Endobronchial Tuberculous--Small Airways Disease

Bronchocentric granulomatosis: Here, a small, branching airway shows destruction of wall structures and involvement of the surrounding alveoli by a necrotizing granulomatous process that also obstructs the lumens. The arteries (arrows), which show some intimal, fibrous narrowing, indicate the location of the bronchovascular bundle.

Bronchiolitis obliterans: In late stages, small airways may be completely obliterated by fibrous scar. This elastic van Gieson stain shows obliteration of the airway lumen by red-staining collagen that contains some remnants of the black-staining, elastic layers from the airway wall. The adjacent artery to the left shows the typical fibrotic, intimal thickening (endarteritis obliterans) of vessels adjacent to inflammatory scars.

After treatment, the CT may show the airway scar as a small centrilobular opacity with a surrounding alveolar mosaic hyperlucency, which indicates local air trapping and hypoperfusion.

Clinical Endobronchial Tuberculosis

Introduction: As shown above, endobronchial tuberculosis, demonstrated both histologically and by CT, regularly involves small bronchi and bronchioles in postprimary disease. In contrast, clinically, endobronchial tuberculosis is defined as tuberculosis involving the trachea, and/or main, lobar, or segmental bronchi. Before effective therapy for the disease was available, clinical endobronchial disease occurred in 10-15% of patients with active disease [1]. It is now seen mainly in countries with high rates of tuberculosis. However, in one study of HIV-infected, intravenous drug users in Spain, 6/25 (24%) had endobronchial tuberculosis. CD4 counts varied from 29-165 cells/µl [2]. In adults, endobronchial disease probably results from endobronchial spread of caseous material from active or cavitary lesions, or, less likely, from lymphatic spread from a primary parenchymal lesion or lymph nodes. In children with prominent adenopathy, a direct lymphogenous spread to the mucosa from nodes is thought to be more likely than spread from the primary focus [1].

Clinical symptoms: Symptoms, which may be present for up to a year before diagnosis, consist of dry cough, dyspnea due to lung collapse, local wheeze, hemoptysis, hoarseness (from laryngitis), anorexia, weight loss, chest pain, or fever [3]. Symptoms and signs are often mistaken for other types of bronchitis, for asthma, or for lung cancer [1].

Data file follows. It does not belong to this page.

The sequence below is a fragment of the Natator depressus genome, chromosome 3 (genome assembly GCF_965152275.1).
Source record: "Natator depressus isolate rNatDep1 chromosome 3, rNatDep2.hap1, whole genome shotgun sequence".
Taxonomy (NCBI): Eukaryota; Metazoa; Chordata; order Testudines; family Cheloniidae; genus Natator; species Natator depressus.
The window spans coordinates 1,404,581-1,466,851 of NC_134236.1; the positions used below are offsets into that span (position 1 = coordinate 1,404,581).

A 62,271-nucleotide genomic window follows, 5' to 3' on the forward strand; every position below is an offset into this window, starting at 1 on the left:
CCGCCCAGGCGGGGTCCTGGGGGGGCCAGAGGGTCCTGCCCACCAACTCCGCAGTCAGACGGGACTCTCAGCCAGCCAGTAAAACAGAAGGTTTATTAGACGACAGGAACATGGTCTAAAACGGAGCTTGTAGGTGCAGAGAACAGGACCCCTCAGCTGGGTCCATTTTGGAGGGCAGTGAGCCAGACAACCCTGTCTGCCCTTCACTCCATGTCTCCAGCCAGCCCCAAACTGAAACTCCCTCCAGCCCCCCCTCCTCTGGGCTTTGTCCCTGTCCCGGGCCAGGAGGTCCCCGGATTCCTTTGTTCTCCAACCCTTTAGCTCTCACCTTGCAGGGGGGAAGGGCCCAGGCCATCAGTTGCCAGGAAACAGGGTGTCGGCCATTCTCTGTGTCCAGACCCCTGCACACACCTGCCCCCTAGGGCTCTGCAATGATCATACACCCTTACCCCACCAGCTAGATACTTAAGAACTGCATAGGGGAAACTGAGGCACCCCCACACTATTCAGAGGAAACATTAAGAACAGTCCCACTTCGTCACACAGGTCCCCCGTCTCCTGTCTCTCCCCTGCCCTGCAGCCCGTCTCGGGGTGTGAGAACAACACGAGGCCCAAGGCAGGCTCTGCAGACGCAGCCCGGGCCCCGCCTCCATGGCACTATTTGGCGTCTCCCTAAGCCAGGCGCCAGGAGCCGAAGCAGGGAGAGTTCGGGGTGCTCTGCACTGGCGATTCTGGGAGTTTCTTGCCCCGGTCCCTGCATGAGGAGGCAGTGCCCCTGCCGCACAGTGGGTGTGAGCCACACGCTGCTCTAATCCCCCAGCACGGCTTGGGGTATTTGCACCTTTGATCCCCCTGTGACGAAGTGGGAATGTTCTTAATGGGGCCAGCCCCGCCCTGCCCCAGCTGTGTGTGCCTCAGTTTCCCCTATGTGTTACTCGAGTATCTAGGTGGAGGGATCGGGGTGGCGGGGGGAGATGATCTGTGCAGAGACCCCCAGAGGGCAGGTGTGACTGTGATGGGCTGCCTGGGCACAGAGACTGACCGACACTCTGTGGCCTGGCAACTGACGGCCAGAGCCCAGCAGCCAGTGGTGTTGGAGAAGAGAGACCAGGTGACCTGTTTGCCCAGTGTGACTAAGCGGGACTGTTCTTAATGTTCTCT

Radiologic findings: Lung opacities are not uniformly present in these patients. In one series of 20 patients, consolidation was present in 7 (35%), collapse in 7, cavitation in 1, a miliary pattern in 1, and a clear chest in 4 (20%) [3]. In AIDS patients, mediastinal/hilar adenopathy was present in 5/6 and the lung parenchyma was often clear [2].

Diagnosis: Bronchoscopy is necessary to find the endobronchial lesions, which appear as gelatinous, granulation tissue; nodular, reddened lesions; or ulcerated mucosa. The main bronchi are involved more frequently than the trachea, and upper and lower lobe bronchi are involved roughly equally. Biopsy may show necrotizing granulomas, but culture of suspicious lesions for mycobacteria needs to be done even when the diagnosis is thought to be cancer. Sputum culture is often negative--17 of 20 in one series. Flow-volume curves are often normal [3].

Follow-up after chemotherapy: At reexamination of 12 patients after a mean of 27 months following the completion of therapy, 11 had bronchostenosis of varying severity. Non-invasive methods such as chest radiograph and flow-volume loops were insensitive for diagnosis [3]. In another study, bronchoscopic follow-up of 56 endobronchial tuberculous lesions within 3 months of completion of chemotherapy showed no change in degree of stenosis in lesions that were initially cicatricial, and a tendency to progress to stenosis of lesions that appeared to result from extrinsic compression by involved lymph nodes. Simple exudative or ulcerative lesions improved [4]. In contrast, in 6 AIDS patients, some with airway compression by lymph nodes, bronchoscopy following therapy showed no endobronchial abnormalities [2].